Wednesday, June 6, 2012

Six Unexpected Surprises Waiting For You In Your New Life In Berlin



Welcome to our first post in the "curiosities" section! Although we have done a little bit of research into some of the topics, this section is by no means completely factually accurate, rather a place to vent about all the weird and wonderful cultural differences we have experienced in Berlin. Here goes!


Below you will find just a few of the interesting cultural differences we picked up on in our first few weeks here in Berlin.  

A completely empty flat

Germans tend to take all their belongings with them when they move house so many a time a flat will be on the market unfurnished. Now, an unfurnished flat for me still comes with at least a fitted kitchen and light fittings. Think again! Expect an empty shell. Absolutely no furniture, no light-fittings, no bed or even a fitted kitchen in many cases. We even saw a “kitchen” with nothing, I repeat, nothing in it. Not even a sink! So, be prepared.

Unabashed public nudity

Nude sunbathing, at least topless, is normal for many Berliners (not in the winter of course) and it only takes a little bit of spring sun to get them completely out of their clothes and relaxing in the park. In fact there are some parks that are specifically allocated for this very past-time. The Tiergarten park is one such place. So, get your kit off and head to Tiergarten! (maybe do that the other way round) 


Crazy tramp-like people drinking on the streets (that may just be in Kreuzberg!)

I don’t think this is an experience that every newbie has in Berlin but, for us, it was one of our first and cherished memories. We didn’t walk around the neighbourhood much at night after that. Well, it’s not just crazy people who drink on the streets in Berlin. It is fairly common for normal people too as it is not illegal. The thing we like is that there are many shops in Kreuzberg that have benches outside. So, if you are looking for that bar terrace atmosphere without paying bar prices, these places are a great alternative. You are allowed to drink almost anywhere public even on public transport (although the laws may have changed recently) so crack open a beer and wander the streets!


The "Pfand"

Recycling of glass and plastic bottles.

Germans take their recycling very seriously. There is a huge culture of recycling especially of glass and plastic bottles. If you look carefully on the bottles there is sometimes a recycling label which tells you how much the “pfand” is. The pfand is a deposit you pay for the actual vessel aside from buying the contents. Beer bottles, for example, normally cost you 8 cents extra and some plastic bottles fetch 25 cents or even a euro. So don’t be fooled by the displayed price as the phan is normally added on when you pay. Some containers are “pfandfrei” which means you don’t pay extra but you can still recycle them.

This deposit can be claimed back when you return the bottle to a recycling-point. Most supermarkets have them, they are the plastic spinny and crunchy-sounding, hungry-looking bottle-eaters. Usually placed in a dark corner that takes you two hours to find. Beware, it can get confusing! I have had machines spit bottle back out at me in disgust! Some recycling machines don’t like glass and some are snobby and only accept containers bought at the specific supermarket (Lidl for example is one such snob).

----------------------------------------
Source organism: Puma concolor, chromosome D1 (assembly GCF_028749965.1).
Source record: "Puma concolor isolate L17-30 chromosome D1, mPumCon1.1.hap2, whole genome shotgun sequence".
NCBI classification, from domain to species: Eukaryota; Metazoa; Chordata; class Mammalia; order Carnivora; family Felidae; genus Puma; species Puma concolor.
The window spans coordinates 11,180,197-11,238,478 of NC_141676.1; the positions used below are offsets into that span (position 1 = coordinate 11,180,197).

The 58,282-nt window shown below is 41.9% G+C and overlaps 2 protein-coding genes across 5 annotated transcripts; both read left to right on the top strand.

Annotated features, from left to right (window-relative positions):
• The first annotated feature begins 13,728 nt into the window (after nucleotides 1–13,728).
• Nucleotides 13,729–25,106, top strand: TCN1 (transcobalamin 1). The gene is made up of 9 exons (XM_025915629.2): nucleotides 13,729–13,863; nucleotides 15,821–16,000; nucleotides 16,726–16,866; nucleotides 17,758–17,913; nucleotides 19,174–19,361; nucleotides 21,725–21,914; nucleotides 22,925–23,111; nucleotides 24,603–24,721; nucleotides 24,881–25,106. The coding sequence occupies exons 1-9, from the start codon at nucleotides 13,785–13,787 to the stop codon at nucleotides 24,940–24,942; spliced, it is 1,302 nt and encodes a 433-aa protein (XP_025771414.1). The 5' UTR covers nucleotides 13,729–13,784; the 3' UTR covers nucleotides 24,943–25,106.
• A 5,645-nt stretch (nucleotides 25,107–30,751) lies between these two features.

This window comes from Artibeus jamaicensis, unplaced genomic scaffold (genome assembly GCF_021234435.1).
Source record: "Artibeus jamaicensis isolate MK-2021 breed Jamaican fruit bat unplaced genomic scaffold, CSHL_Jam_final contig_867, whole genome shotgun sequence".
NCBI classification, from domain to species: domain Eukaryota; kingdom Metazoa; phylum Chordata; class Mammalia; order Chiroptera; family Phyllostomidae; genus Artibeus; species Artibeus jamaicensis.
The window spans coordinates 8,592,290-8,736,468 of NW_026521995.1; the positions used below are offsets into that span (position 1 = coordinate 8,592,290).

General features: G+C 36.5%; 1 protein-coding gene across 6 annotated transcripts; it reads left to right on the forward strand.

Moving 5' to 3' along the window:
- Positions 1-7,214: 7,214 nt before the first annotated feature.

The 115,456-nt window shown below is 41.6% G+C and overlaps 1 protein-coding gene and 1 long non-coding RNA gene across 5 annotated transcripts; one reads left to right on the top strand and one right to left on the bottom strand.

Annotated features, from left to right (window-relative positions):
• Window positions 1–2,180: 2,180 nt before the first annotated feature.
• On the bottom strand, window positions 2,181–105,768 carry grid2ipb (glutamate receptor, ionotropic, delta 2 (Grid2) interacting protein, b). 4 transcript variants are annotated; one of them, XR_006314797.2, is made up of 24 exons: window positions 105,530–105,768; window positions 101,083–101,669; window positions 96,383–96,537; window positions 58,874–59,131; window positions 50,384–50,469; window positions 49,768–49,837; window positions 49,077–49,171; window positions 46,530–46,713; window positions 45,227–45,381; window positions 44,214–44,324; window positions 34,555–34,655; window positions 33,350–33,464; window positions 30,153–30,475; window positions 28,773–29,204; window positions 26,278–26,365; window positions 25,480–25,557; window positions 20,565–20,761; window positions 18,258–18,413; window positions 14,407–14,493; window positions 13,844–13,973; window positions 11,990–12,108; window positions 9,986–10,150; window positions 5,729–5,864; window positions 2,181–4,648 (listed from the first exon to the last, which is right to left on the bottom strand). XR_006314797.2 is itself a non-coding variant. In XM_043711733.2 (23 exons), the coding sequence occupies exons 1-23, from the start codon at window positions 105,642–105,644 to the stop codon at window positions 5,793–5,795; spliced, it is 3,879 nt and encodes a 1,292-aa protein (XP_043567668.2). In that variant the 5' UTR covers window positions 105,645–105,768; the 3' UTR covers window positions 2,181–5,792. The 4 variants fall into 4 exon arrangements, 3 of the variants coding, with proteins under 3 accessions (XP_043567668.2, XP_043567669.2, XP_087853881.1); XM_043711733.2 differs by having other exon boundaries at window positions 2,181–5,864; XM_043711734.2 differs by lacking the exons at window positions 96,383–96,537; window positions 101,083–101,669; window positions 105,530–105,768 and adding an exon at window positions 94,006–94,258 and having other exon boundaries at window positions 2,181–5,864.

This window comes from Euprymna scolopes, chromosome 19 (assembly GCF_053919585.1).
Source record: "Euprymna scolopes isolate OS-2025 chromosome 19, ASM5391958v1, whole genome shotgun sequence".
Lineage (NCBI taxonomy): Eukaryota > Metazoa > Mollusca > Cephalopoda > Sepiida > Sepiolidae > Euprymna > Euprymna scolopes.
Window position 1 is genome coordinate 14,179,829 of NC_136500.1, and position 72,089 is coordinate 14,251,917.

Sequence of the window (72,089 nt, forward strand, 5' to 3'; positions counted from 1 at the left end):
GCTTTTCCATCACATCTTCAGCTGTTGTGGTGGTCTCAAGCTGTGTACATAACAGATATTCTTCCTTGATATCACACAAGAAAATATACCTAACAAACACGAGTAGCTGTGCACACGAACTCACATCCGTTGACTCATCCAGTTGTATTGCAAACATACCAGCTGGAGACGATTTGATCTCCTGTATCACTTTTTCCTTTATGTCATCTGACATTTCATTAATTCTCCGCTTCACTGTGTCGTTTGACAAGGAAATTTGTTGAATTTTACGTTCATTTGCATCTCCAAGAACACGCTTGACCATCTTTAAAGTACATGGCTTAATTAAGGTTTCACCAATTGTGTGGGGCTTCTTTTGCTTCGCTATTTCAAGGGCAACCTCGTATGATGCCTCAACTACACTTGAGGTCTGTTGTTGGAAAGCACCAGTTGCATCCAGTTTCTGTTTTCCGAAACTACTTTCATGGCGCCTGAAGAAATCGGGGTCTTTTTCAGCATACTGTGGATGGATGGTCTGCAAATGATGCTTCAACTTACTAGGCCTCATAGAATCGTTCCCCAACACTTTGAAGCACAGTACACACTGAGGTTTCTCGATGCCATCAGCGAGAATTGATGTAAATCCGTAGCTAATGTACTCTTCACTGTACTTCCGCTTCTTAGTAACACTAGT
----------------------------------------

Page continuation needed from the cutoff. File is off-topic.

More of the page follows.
Once you feed the machine what it wants you get a little ticket that can be used at the checkout that is then deducted from your next purchase or exchanged for cash (if you’re desperate). A note or caution, don’t go to a recycling machine with just one bottle in a busy supermarket. There is normally a queue of 50 Germans with 100 containers each. Germans WILL laugh at you for trying to skip the queue to get your 8 cents back! I still don’t fully understand the system but it is fun to see the machines eat your bottles! Where the bottles go from there….noone knows!

Credit card refusal!

This is one thing that really stumped us when we first arrived in Berlin. We didn’t have much direct cash available to us so we were planning on paying for food on credit card the first few weeks. Oooops, that didn’t go as planned. There are very few shops, bars and supermarkets that actually accept credit card payments (Kaisers and some Edeka supermarkets are the exceptions we've found). Most places only accept cash or German bank cards which are only useful inside Germany. Even German credit cards are no use in this situation. So, cash only it is then. Better get recycling those bottles for the pennies!



Corner shop beer


I love beer! There is no lack of it in Berlin either. As we mentioned in a previous point, drinking on the street is common so there are many places to buy cold beer. Every corner shop has at least 3 fridges filled with loads of different kinds of German beer (amongst some imported beers) and there are some cheap but tasty beers to try out too. Mainly, what we love about buying beer in the corner shop is that you can walk out onto the street with a freshly opened cold beer because no Berlin corner shop is complete without a bottle opener tied to the counter by a piece of string. Many shopkeeps will gladly offer to open your beer for you as you leave. Also, if you arrive with an empty bottle, your beer is a little cheaper, a reward for helping the shop with their recycling!




2 comments:

  1. I think this is an informative post and it is very useful and knowledgeable. therefore, I would like to thank you for the efforts you have made in writing this article.
    RS Glass bottle

    ReplyDelete
  2. Berlin is a magic city full of new sights and sounds

    ReplyDelete